By the time you read this, it will be New Year’s Eve in New York City. If you are in a time zone ahead, it might even be 2018 – and, in that case, Happy New Year!
A new year signals change. Advertisers know this so you probably have already seen tons of ads about how you can start to change your body, mind, diet and just about anything else that you can be persuaded to purchase some kind of product or service to fix. And it’s certainly not a bad thing to capitalize on the fresh start a new year provides to do something positive.
This year, though, I’ve decided I’m anti-resolutions. In fact, turns out I’ve never actually been good at them. Outside of a couple of years where I took a photo a day for 365 days, I have never started doing anything in January that I actually stuck to all year long.
And that’s okay.
Instead, I have an anti-resolution: always be reflecting. What do I mean by that? It’s two fold.
1. Reflect on Why
Instead of lamenting what I am doing (or not doing), I’d rather spend my energy moving forward thinking about why I am doing something or why I’ve decided not to do something.
Perhaps the things I’m not doing just aren’t worth doing. In years past, I’ve spent so much time on endeavors that didn’t work simply because that’s what I was supposed to be doing. But who says? Outside of paying what you owe, there’s wiggle room when it comes to doing everything else.
Don’t like your job? Get a new job. Or maybe change the way you approach your job. Sounds cliche but you can either change the situation or change the way you react to the situation. And now the problem is more simple: pick one approach and run with it.
And as for the things I am doing, reflecting means understanding why those things add joy to my life. I appreciate my sleep greatly so waking up early does not bring me joy, except on Tuesday and Thursday mornings when my first order of business of the day is to take care of my body by training in a martial art.
It’s a social activity but it’s a selfish one — I want to get better at the art and make myself stronger. It’s okay to be selfish; it amounts to me putting on my gas mask before assisting someone else with theirs.
2. Reflect What I Want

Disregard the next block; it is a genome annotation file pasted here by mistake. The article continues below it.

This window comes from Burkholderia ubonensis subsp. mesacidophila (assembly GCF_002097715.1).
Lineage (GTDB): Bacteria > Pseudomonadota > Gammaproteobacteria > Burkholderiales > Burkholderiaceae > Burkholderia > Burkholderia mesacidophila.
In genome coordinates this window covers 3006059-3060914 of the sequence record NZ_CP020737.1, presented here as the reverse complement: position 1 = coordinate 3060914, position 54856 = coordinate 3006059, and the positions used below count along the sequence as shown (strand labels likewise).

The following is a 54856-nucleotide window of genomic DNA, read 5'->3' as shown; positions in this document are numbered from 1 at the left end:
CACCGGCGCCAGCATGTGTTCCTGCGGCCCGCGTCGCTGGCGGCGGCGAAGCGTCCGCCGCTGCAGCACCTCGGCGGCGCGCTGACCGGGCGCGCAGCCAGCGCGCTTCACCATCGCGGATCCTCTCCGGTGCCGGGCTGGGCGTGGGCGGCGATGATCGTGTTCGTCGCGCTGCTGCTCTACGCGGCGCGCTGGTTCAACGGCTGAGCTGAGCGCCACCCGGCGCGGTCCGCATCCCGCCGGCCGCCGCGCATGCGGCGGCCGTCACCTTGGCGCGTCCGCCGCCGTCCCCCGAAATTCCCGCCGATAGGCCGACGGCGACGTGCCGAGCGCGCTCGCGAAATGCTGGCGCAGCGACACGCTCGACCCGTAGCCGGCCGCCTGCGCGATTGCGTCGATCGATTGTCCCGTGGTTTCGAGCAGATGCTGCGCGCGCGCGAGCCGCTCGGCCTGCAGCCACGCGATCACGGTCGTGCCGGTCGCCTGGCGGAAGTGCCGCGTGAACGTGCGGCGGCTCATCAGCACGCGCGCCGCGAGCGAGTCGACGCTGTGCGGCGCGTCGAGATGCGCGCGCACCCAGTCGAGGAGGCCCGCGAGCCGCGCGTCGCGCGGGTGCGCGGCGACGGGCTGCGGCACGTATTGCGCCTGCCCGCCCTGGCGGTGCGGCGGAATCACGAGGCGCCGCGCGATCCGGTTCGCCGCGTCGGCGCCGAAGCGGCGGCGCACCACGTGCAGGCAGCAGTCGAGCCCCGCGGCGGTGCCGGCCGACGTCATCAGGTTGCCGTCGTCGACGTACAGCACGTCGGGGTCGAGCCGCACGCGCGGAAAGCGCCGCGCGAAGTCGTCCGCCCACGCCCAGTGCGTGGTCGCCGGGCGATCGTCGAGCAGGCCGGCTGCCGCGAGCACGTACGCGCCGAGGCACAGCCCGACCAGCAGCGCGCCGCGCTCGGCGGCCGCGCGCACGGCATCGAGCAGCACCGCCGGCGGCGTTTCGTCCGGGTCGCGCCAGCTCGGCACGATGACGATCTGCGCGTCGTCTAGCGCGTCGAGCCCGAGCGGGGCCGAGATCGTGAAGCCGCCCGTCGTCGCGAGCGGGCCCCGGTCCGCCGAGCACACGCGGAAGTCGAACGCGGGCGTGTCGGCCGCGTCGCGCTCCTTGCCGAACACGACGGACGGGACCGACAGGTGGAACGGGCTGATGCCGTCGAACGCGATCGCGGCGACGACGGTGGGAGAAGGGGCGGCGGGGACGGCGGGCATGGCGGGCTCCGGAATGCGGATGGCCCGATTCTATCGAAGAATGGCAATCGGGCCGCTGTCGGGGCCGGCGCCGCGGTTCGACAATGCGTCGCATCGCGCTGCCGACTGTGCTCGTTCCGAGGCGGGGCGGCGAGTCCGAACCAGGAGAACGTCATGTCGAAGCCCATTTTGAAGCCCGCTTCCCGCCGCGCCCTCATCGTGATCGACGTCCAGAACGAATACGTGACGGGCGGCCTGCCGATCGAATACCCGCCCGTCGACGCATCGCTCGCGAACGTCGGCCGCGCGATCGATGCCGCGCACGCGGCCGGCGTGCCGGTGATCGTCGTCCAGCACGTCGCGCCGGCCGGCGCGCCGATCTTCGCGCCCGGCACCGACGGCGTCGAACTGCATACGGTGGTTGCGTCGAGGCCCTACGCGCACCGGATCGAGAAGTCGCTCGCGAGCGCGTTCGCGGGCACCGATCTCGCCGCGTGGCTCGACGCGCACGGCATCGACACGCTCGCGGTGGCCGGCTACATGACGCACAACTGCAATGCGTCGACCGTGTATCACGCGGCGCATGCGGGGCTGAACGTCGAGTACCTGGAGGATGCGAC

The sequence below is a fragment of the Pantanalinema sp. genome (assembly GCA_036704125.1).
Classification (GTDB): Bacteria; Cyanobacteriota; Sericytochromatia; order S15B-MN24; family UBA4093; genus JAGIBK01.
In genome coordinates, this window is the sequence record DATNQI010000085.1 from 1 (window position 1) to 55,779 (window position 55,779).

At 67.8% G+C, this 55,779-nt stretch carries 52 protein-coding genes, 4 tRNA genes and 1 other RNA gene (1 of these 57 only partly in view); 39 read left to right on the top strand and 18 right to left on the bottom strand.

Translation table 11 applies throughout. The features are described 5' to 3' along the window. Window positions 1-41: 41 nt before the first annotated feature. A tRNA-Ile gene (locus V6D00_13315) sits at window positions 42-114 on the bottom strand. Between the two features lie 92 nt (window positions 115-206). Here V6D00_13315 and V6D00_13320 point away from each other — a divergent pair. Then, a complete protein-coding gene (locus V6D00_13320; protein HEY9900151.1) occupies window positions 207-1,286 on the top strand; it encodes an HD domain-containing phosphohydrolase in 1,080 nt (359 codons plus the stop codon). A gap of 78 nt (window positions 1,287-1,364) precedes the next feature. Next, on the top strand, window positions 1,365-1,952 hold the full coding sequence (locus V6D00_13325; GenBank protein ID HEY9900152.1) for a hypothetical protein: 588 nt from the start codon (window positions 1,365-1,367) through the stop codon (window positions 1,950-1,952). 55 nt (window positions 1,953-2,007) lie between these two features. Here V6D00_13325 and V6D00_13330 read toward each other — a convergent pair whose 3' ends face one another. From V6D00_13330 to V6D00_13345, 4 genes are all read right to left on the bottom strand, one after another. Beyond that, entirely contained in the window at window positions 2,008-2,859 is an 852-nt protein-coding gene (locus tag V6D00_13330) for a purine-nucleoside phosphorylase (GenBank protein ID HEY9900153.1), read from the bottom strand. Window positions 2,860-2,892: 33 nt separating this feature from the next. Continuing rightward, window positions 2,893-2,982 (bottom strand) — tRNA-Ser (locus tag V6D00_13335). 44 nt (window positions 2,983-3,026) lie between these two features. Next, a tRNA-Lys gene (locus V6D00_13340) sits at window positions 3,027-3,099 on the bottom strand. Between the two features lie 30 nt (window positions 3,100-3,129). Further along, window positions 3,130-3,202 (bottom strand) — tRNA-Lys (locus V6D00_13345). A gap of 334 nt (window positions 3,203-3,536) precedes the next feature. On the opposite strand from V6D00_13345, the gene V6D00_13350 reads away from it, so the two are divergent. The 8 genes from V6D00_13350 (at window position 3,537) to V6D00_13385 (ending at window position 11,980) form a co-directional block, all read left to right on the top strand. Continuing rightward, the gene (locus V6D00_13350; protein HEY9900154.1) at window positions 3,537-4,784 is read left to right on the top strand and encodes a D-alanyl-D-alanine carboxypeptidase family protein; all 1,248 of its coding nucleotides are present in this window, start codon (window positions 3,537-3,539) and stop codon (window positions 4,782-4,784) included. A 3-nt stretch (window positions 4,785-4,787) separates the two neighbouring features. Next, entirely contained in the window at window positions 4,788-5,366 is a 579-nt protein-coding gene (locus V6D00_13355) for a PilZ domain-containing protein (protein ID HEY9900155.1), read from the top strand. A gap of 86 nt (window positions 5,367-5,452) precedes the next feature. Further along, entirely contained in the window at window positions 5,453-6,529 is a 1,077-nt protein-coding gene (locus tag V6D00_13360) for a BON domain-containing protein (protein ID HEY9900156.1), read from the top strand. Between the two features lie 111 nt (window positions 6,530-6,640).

In the world at large, there are so many values that — at a glance – don’t seem to really be very popular: philanthropy, mentorship, empathy and I could go on. In lieu of complaining about this, my thought is to simply be the example.
There’s a cheesy quote, likely printed on a mug somewhere, that says “Be the change you want to see in the world.” This is more or less what I mean. To put it in less lofty words: I aim to be the kind of person I’d want to meet.
For instance, I’m still working on being a better (and more consistent…) writer — and a more engaging story-teller in person — but I’m being patient. I’m being patient with myself in the same way I’d be patient with a friend or stranger who was trying to improve and asking me for help.
And being patient really feeds into giving myself time to explore why I want to do this but don’t always succeed so, as you can see, these points are very much related!
You’ll notice with my anti-resolution that there is no specific prescribed action. I’m not trying to lose the last five pounds anymore. In fact, I mentioned that to my husband today that this is the first year in I don’t know how long (that’s a lie: probably forever) that a number on the scale was not motivating me to do something in the new year.
And, I think that’s because I’ve reflected more and put things into perspective.
I’m probably the healthiest and strongest I’ve ever been. I’ve managed to be successful in one the greatest, but toughest, cities in the world. I have the expendable income to travel on occasion. I am truly fortunate to have a loving husband and great friends and family.
And even still, my life is not perfect. Nobody’s life is perfect (despite what @myspacetom on Instagram would have you believe). My life is more like a river; ebbs and flows and occasionally rippling but often returning to stillness. My anti-resolution is to be more aware of that stillness and appreciate when the stars align and I feel like I’m living the good life, whatever that happens to look like at that moment.